JavaServer Pages, commonly referred to as JSP, has been a core technology in the J2EE world for years. Prior to the introduction of JSP, Java developers built dynamic Web pages by writing Java Servlets that spooled out HTML code. With the arrival of JSP, the focus of Web page development returned to HTML markup, which could be enhanced with small scriptlets of Java to take care of the dynamic portions of the page. A subsequent release of the JSP specification introduced support for custom JSP tags. Tag libraries provide a way to extend the functionality of JSP. JSP tag libraries encapsulate display logic in Java libraries that markup specialists can invoke as needed by inserting the tags into their JSP files. Custom tags further reduce the amount of Java needed in JSP and provide a mechanism to add complex visual components with ease.
In recent years, other presentation technologies have begun to challenge JSP as the presentation language of choice. Most notable is the JavaServer Faces, or JSF, specification. JSF is a standards-based technology that promises a component-driven approach to development. Still, JSP technology is a more mature offering and has a wider developer following than its rivals. For example, the market for JSF visual components is still rather limited, although there are many open-source and commercial JSP tag libraries available for use today. In this article, I will showcase a few open-source projects that provide JSP tag libraries to enable you to add rich, functional Web components with cross-browser support.
This article will not provide a tutorial on JSP or JSP tag libraries. There are many resources available for learning these technologies if you're not already familiar with them. Also, an in-depth tutorial of the projects below has been avoided. All three are well-documented and provide on-site demos to help you learn how to use their libraries to meet common application requirements. Hopefully, this article will pique your interest enough that you will dig deeper on your own.
Tabular Data with DisplayTag
The HTML table is one of the most common constructs in a Web application. Besides their usefulness when laying out components on a page, tables can display rows of data from a collection. Compared to the capabilities a desktop application might offer when viewing tabular data, the HTML table delivers very little in terms of functionality. Enter a project called DisplayTag. Using DisplayTag, you can easily add table components with a wide array of useful features. These features include, but are not limited to, column sorting, pagination for large record sets, and a logical grouping of data.All of the projects covered in this article require similar steps when adding them to your applications: Add a Java library (a .jar file) that contains the custom tag logic (and any third-party libraries they might be dependent upon), then add the tag library descriptor file (a .tld file) to the classpath. Once you've added these files from the DisplayTag distribution, it's likely that there's not much more you need to do. Displaytag requires a Java List object as input. As opposed to the scriplet code usually required to iterate through the data, DisplayTag conceals all of this logic. Instead, there are a number of tag attributes that can be used to customize a table's display. In addition to functionality previously mentioned, DisplayTag can provide links to export table data to another format. By default, DisplayTag is set up to export data to a comma-separated (csv), spreadsheet, or (Extensible Markup Language (XML) format. With an additional third-party (and open-source) Java library from iText library, you can export the data into PDF format.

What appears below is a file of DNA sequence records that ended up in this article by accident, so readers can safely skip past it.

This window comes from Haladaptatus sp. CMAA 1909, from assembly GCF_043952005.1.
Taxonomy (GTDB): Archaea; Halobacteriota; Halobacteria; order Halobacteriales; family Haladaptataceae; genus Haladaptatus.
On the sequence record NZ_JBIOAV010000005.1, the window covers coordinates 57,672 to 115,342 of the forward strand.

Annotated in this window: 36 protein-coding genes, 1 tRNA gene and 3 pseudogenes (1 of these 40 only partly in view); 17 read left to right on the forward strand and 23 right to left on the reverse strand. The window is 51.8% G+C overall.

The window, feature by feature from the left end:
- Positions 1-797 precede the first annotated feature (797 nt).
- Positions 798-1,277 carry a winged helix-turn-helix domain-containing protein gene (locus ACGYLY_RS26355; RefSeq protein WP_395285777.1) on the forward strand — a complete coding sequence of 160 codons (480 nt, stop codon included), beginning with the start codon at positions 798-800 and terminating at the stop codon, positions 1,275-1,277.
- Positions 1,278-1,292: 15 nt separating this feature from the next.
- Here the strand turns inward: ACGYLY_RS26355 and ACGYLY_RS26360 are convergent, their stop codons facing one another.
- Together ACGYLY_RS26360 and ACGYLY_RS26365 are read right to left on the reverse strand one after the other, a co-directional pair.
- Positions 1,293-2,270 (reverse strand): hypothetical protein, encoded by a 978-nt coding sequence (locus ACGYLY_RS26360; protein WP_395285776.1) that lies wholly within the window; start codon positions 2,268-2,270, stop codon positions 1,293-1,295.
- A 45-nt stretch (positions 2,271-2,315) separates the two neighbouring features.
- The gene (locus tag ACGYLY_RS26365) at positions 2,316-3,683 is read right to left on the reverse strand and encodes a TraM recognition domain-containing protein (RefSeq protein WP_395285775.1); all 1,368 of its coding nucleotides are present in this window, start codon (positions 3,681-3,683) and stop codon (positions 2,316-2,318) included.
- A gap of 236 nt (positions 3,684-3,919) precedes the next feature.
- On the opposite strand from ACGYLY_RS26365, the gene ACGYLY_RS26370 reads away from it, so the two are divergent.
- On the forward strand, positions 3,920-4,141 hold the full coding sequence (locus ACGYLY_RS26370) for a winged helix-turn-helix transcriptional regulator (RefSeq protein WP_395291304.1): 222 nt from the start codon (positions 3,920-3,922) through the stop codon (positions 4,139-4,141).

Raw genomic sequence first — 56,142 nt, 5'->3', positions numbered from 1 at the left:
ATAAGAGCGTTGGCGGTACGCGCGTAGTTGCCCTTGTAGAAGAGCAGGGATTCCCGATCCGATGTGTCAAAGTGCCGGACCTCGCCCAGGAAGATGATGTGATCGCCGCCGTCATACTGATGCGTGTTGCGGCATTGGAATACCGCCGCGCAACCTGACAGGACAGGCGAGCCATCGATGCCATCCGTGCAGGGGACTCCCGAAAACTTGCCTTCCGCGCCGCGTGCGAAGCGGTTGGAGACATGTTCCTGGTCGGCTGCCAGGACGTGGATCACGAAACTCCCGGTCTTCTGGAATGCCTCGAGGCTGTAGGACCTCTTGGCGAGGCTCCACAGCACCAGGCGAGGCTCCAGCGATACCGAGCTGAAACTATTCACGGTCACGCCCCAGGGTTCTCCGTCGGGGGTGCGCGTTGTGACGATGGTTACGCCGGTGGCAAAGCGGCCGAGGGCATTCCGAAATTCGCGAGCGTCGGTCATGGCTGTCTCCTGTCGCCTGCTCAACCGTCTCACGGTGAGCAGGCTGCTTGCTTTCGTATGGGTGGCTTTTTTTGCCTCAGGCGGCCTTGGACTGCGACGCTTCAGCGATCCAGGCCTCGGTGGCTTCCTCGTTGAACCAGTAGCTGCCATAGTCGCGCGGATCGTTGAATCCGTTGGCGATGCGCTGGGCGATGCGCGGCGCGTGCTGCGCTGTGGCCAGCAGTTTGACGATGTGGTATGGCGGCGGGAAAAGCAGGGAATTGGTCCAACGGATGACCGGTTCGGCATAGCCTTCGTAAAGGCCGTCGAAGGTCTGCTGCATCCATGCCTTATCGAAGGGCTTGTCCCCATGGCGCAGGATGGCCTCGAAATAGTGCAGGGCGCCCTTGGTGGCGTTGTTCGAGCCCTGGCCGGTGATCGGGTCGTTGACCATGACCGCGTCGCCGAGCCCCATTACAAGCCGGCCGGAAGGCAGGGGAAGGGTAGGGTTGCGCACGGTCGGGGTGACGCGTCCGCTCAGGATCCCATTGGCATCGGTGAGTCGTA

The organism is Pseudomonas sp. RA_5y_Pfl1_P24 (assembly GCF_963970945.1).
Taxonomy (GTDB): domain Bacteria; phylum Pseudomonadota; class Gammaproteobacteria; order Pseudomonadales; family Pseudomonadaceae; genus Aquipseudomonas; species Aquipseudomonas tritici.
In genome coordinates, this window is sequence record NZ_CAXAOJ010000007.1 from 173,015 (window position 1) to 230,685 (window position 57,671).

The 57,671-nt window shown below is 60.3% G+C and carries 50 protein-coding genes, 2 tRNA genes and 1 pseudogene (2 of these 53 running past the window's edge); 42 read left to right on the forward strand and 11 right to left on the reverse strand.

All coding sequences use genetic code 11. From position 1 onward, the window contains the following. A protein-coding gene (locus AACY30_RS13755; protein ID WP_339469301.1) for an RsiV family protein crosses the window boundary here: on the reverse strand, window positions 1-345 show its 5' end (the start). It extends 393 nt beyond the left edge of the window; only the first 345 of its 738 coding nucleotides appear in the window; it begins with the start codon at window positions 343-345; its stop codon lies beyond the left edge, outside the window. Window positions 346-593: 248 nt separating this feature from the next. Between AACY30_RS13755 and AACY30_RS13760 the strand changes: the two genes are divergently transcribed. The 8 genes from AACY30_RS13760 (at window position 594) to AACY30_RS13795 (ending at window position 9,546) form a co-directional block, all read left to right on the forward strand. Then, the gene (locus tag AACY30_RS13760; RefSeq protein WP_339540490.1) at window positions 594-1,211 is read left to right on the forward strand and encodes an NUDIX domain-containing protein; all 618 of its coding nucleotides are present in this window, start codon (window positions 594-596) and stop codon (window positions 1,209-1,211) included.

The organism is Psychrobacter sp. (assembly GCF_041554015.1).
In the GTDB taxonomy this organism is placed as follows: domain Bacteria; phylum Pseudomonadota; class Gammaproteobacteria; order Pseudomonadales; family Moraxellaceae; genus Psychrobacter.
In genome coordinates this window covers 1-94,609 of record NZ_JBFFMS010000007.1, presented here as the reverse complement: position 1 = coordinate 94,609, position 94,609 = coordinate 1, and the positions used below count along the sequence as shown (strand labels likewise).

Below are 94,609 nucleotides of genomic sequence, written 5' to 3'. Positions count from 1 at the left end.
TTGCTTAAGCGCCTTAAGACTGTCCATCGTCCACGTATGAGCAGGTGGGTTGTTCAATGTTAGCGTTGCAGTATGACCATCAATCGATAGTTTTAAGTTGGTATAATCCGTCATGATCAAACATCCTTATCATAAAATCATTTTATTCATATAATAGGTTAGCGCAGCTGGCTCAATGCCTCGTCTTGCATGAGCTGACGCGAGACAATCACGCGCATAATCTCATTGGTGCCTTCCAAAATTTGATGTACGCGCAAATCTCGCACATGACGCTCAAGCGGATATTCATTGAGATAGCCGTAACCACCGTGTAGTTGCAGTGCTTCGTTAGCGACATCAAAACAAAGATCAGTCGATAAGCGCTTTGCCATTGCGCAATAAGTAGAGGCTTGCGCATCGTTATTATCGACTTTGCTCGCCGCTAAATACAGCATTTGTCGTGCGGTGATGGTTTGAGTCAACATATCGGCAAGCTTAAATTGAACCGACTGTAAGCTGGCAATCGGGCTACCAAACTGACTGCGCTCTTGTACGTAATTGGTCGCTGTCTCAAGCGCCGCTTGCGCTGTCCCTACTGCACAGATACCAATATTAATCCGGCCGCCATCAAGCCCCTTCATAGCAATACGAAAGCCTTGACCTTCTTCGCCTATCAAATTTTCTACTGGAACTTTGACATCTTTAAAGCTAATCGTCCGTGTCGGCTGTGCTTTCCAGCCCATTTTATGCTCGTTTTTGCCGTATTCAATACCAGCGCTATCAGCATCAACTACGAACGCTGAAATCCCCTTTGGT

To demonstrate the use of the JSP tags discussed in this article, I have created a small, single-page application that displays employee data in a variety of ways. To generate some sample data, I create a Java List object with Employee objects in a Servlet init method. In a real-world application, this data would probably come from the database.